Name: Miss Rebecca Allen
Job Title: Course Manager & Lecturer.
Address: Cornwall College Newquay, Centre for Applied Zoology, Wildflower Lane, Trenance Gardens, Newquay, TR7 2LZ
Tel: + 44 (0)1637 857957
2004 to Present: Programme Manager & Lecturer.
2000 to 2003: Lecturer.
Marine vertebrate surveys
This project was designed to give students experience in offshore surveying techniques. Through the year we have surveyed the coast between St Agnes and Trevose head. This gave students experience in spotting, identifying and recording marine species (cetaceans, seals and marine birds) and also a real insight into the trials and tribulations of boat-based research. The data collected is reported back to the Cornwall Seal Group and Cornwall Wildlife Trust.
Net injuries in Cornish Seals
This project is being undertaken with the Cornwall Seal Group Cornwall Seal Group. We are compiling data on the frequency of entanglement injuries seen in Grey seals and examining the effect of this on individuals (with the use of photo ID data.)
This research has been compiled into a report and submitted to the Marine Pollution Bulletin for publication it is currently under review.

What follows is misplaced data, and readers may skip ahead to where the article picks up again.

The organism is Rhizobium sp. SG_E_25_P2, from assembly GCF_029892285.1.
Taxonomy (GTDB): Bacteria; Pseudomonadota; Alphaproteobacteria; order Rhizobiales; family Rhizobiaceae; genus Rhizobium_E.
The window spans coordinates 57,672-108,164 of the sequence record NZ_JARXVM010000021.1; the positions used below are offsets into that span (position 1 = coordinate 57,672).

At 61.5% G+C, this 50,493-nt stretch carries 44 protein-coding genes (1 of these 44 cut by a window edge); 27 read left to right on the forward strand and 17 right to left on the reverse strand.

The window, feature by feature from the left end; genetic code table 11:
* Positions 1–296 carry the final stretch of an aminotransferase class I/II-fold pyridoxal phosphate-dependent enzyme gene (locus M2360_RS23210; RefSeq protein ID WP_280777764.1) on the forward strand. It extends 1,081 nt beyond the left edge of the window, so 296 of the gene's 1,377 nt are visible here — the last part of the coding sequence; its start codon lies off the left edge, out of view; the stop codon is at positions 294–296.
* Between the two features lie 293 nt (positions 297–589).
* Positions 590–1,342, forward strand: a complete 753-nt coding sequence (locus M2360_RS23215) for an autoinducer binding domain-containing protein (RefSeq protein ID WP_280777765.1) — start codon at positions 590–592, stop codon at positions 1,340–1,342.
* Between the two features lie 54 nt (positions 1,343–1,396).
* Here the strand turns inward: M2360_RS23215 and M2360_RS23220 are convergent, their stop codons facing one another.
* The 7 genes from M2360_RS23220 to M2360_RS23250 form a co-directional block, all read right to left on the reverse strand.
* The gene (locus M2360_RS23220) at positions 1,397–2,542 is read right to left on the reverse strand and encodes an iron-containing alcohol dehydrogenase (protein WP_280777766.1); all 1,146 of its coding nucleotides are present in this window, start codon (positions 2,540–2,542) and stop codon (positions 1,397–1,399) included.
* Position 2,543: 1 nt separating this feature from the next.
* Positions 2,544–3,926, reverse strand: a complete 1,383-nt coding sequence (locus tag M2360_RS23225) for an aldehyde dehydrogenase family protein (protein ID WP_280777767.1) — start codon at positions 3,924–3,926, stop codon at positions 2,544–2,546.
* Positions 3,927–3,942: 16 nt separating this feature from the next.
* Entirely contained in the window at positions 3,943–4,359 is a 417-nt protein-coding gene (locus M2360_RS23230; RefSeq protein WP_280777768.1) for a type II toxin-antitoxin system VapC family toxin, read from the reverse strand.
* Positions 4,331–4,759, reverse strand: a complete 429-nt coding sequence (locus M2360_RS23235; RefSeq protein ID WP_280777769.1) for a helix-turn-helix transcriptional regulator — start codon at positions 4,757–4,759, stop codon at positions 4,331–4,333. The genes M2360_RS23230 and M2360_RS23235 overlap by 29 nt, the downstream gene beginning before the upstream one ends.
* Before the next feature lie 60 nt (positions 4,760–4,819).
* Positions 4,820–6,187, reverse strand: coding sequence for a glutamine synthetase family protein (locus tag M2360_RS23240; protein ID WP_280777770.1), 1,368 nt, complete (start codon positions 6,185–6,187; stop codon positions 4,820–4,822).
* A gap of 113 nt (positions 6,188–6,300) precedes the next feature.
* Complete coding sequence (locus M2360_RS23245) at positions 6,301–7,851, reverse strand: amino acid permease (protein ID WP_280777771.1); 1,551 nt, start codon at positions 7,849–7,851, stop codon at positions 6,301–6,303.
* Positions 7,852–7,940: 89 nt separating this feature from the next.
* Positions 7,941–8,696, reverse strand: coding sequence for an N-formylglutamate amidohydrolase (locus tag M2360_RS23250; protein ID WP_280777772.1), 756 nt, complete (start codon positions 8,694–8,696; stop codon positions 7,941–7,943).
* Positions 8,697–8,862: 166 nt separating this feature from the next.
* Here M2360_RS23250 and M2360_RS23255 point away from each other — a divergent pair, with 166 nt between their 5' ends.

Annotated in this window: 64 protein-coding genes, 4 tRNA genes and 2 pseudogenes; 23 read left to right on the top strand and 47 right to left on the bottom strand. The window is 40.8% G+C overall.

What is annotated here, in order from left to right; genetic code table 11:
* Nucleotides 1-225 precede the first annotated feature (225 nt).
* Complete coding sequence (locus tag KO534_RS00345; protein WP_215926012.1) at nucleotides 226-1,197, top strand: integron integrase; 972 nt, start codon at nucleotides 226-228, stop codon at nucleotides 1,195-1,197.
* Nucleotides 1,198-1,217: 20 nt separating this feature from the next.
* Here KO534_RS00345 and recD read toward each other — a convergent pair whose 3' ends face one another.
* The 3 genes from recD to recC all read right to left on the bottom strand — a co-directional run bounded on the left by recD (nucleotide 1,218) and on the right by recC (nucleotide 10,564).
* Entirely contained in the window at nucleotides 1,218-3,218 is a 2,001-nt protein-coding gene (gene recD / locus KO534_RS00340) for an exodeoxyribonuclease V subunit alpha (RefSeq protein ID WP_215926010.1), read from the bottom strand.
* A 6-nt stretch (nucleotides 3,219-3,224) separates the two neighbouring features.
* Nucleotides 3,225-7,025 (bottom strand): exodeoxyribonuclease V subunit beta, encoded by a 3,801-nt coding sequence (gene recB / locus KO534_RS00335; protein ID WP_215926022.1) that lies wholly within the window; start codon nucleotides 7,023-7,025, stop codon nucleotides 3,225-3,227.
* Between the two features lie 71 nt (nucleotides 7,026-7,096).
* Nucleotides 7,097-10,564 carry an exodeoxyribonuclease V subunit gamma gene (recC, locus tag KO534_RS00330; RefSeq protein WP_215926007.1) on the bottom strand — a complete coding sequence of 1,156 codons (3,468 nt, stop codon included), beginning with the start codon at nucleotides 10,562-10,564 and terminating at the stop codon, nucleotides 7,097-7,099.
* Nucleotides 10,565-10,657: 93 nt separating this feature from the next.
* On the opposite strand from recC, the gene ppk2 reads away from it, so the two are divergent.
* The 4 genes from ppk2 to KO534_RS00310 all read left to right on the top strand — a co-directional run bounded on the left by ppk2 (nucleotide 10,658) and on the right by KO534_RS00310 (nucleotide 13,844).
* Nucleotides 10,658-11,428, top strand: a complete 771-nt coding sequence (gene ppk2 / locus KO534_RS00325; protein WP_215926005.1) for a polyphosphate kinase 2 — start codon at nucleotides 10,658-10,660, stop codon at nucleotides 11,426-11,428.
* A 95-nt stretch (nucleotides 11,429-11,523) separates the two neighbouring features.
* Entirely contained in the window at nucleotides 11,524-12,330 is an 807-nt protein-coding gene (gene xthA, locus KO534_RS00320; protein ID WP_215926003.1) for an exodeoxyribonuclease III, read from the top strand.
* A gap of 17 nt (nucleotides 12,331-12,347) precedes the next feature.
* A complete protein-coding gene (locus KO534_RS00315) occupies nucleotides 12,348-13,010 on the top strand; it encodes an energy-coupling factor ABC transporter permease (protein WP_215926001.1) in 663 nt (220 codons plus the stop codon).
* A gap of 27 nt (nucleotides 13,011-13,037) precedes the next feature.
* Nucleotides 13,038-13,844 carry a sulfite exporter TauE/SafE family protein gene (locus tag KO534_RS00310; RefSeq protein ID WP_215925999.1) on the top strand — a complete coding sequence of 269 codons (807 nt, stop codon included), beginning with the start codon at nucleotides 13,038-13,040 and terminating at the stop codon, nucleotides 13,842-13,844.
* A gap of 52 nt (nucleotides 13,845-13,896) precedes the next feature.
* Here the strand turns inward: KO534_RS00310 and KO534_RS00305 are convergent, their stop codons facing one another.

It has also formed the basis for a poster presentation which I gave at the European Cetacean Society conference this year.
Grey Seal Photo ID
Seals are perhaps the most accessible and familiar of Britain's marine mammals. Of our two native species: the Common Seal Phoca vitulina and the Grey Seal Halichoerus grypus; only the Grey breeds around the Cornish Coast.
The Cornish population is much smaller than those inhabiting the coasts of Wales and Scotland; i.e. numbers in the hundreds rather than thousands. Their numbers are mostly limited by the availability of suitable pupping sites - there are few beaches which are inaccessible to humans and as a result the seals breed in sea caves around the coast.
Grey seals have patterns of marking which are unique to each animal thus making them suitable subjects for Photo ID studies. I have built up a catalougue of ID'd individuals which then feeds into the Cornwall seal Group database.